Which got me to thinking…and looking at my hands.  Perhaps the fact that my index finger and its neighbor the ring finger lean in towards one another suggests a cosmic pull between my inner worrier/warrior.  (Or it could be early arthritis.)  And maybe there is some sort of meaning attached to the fact that I have enormous hands.  (Or I might just have inherited them from my mother who, in turn, got them from her father.)  And perhaps there is a study going on, at this very moment, looking at the significance of long nail beds versus short nail beds.  Regardless, it is not lost on me that when you say “worrier” or “warrior” quickly, they are nearly indiscernible.  And maybe, just maybe, that means more than any research may seek to prove.  And perhaps I am a new breed: a warrior worrier.

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14 thoughts on “The Warrior Worrier

  1. I really believe that every great warrior balances their inner worrier, and uses that anxious energy to move forward productively. Embrace both, they work together!

  2. Well, I’m glad that you didn’t take off your shoes to check your toes while driving, as well. Julie, have you considered the possibility that NPR did that segment just to mess with the minds of worriers? I think that you should just utilize your middle finger and forget the whole thing! (better than sucking your thumb, anyway)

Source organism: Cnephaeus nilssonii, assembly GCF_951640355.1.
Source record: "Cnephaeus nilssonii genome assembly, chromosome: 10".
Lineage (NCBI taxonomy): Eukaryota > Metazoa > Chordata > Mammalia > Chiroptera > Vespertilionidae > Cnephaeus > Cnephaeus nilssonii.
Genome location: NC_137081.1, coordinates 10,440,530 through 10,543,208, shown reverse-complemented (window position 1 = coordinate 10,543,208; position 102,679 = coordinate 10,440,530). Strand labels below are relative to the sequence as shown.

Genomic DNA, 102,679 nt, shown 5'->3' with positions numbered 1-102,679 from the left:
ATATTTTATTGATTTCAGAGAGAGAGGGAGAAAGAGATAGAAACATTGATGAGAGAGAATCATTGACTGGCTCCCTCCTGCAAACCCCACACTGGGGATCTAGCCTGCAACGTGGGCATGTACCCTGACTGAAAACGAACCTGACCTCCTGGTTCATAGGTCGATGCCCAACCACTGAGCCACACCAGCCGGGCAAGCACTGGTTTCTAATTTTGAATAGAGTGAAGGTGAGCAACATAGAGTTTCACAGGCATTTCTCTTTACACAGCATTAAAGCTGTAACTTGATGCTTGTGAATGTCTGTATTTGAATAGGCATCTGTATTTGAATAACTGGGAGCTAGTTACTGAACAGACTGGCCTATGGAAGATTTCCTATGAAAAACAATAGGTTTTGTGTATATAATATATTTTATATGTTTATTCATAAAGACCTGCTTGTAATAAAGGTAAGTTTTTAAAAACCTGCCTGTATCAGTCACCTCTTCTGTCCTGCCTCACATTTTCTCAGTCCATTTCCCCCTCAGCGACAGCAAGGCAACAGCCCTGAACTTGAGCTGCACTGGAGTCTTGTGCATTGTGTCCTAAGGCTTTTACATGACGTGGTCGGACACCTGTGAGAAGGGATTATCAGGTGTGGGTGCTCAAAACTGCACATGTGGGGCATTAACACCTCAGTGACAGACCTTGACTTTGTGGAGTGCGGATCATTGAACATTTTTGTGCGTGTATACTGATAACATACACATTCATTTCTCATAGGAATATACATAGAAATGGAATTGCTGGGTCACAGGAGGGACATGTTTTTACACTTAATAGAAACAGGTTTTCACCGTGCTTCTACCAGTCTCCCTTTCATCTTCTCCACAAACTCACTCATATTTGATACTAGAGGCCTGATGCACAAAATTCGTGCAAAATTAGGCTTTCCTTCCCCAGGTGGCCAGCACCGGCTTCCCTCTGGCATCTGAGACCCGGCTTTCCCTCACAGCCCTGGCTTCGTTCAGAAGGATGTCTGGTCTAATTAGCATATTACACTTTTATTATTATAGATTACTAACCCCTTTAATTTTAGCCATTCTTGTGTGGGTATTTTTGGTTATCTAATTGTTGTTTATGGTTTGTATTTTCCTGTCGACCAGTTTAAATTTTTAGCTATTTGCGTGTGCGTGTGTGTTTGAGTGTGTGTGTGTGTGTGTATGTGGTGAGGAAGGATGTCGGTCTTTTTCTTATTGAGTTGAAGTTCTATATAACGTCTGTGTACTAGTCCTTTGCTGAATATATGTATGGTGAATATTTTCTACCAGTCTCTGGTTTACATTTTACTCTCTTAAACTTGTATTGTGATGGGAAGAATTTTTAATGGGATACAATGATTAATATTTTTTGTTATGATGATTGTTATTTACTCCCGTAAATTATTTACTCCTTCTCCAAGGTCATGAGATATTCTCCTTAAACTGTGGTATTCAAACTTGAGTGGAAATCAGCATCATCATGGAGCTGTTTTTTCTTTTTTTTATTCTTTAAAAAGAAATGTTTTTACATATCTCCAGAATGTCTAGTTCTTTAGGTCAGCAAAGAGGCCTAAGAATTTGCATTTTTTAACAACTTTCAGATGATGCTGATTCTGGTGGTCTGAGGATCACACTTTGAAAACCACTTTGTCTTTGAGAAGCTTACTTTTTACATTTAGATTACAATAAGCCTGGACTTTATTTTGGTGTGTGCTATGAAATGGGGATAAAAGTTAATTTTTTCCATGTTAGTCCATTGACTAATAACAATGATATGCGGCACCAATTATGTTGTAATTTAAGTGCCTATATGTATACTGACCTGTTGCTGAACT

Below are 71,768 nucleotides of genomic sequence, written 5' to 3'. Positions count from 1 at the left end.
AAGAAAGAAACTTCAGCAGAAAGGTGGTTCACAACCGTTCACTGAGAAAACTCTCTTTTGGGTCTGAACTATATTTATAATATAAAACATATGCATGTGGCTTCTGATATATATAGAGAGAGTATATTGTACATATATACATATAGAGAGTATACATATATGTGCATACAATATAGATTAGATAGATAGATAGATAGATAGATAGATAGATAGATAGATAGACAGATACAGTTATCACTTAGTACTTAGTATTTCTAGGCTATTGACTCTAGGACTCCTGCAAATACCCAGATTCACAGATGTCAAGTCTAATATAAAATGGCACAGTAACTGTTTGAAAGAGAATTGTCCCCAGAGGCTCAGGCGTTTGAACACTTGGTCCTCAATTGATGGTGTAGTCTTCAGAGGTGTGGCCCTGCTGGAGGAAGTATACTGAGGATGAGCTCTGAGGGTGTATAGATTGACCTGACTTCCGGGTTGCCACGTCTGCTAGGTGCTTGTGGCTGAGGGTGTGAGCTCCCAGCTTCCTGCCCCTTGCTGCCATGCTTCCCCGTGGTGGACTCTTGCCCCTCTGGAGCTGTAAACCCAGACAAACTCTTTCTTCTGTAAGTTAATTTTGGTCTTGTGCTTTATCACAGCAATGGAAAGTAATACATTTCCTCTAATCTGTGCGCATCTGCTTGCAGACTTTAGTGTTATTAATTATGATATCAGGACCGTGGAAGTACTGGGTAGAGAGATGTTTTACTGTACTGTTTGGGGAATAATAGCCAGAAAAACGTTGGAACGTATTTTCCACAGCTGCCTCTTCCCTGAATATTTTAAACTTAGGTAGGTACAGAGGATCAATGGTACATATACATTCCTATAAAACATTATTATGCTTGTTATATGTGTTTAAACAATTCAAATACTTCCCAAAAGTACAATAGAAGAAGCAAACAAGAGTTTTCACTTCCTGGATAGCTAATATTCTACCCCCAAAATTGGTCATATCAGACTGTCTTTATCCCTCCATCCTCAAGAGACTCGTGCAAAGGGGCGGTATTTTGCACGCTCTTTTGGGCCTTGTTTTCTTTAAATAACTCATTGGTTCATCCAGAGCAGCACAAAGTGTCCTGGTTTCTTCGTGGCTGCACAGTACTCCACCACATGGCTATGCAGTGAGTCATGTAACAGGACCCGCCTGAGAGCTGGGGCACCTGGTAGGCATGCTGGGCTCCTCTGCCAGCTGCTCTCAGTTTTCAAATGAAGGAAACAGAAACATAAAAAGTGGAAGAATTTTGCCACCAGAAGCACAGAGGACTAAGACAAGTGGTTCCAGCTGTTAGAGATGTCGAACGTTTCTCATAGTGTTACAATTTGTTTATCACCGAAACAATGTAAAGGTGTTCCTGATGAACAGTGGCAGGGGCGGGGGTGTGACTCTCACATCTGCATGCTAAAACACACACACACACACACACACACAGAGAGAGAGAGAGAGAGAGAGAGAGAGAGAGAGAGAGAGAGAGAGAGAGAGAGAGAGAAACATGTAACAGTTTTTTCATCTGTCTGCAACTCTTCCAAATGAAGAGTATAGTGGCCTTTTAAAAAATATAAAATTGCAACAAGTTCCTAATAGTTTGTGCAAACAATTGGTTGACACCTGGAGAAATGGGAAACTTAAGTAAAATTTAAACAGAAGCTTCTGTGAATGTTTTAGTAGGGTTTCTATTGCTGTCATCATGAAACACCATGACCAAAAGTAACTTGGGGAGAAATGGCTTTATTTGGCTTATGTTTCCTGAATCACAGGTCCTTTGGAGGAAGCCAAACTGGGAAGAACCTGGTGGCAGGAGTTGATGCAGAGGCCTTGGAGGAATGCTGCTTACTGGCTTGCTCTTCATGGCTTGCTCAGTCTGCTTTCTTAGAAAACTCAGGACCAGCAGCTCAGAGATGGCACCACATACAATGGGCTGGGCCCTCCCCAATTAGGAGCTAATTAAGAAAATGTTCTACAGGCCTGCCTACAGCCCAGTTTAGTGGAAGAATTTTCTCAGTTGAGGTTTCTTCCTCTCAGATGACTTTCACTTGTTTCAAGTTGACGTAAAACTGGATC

3. I must be a mess. On my right hand, the ring finger is shorter, and on the left it is much longer. What does that say about me? I worry while I war? Or, I’m a warrior who worries? I think the only finger that’s relevant here is the middle one.

  4. Hi, This topic came up at work and I can not for the life of me track down that NPR story. It was a talk show facilitated by a women right?
    What was the name of the show?

    thanks!

  5. When I started reading this post, I had thought you were going to address the issue of finger length and gender identity and sexual orientation. There are many studies addressing the 2D:4D (second digit to fourth digit) ratio and linking it to different health conditions and traits. There is a lot of contradicting research looking at 2D:4D as a measure of prenatal androgen exposure, for instance in girls with congenital adrenal hyperplasia, or in people with gender differences. The studies are not all in agreement. I had not heard the more recent association with personality traits like aggression, assertiveness, and worry.

    • I am aware of these studies, but I’ve discounted them just as I have the lines on the palms of my hands as being any kind of predictor of life or love, let alone gender identity. I do have opposable thumbs, however, so I believe that I am at least a primate of some sort. I am more concerned about the large size of my hands and fingers, which are often signs that mark me as a transgender woman. A man asked me to dance the other night, and I began by worrying what he might have been thinking of holding my (huge) right hand as we danced. The real problem, though, was the discovery that I have two left feet! 🙂 😦